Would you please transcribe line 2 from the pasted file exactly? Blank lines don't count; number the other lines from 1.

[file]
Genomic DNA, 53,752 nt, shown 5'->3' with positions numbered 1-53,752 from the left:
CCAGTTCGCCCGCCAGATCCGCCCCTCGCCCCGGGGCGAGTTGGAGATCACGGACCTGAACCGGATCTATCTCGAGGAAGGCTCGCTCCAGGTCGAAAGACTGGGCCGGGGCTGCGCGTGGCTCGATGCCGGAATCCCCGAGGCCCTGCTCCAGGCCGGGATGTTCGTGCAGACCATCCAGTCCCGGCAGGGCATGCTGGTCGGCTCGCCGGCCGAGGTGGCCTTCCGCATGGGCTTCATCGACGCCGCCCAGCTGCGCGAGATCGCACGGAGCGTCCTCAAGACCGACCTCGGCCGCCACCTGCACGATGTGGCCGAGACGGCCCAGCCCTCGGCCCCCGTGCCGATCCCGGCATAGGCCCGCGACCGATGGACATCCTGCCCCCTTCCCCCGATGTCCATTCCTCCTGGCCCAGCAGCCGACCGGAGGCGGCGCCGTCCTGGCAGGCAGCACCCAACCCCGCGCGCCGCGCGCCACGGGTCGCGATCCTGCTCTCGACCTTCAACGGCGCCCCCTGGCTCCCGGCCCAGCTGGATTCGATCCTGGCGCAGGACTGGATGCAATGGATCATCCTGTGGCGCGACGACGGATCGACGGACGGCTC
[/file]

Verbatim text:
CCAGTTCGCCCGCCAGATCCGCCCCTCGCCCCGGGGCGAGTTGGAGATCACGGACCTGAACCGGATCTATCTCGAGGAAGGCTCGCTCCAGGTCGAAAGACTGGGCCGGGGCTGCGCGTGGCTCGATGCCGGAATCCCCGAGGCCCTGCTCCAGGCCGGGATGTTCGTGCAGACCATCCAGTCCCGGCAGGGCATGCTGGTCGGCTCGCCGGCCGAGGTGGCCTTCCGCATGGGCTTCATCGACGCCGCCCAGCTGCGCGAGATCGCACGGAGCGTCCTCAAGACCGACCTCGGCCGCCACCTGCACGATGTGGCCGAGACGGCCCAGCCCTCGGCCCCCGTGCCGATCCCGGCATAGGCCCGCGACCGATGGACATCCTGCCCCCTTCCCCCGATGTCCATTCCTCCTGGCCCAGCAGCCGACCGGAGGCGGCGCCGTCCTGGCAGGCAGCACCCAACCCCGCGCGCCGCGCGCCACGGGTCGCGATCCTGCTCTCGACCTTCAACGGCGCCCCCTGGCTCCCGGCCCAGCTGGATTCGATCCTGGCGCAGGACTGGATGCAATGGATCATCCTGTGGCGCGACGACGGATCGACGGACGGCTC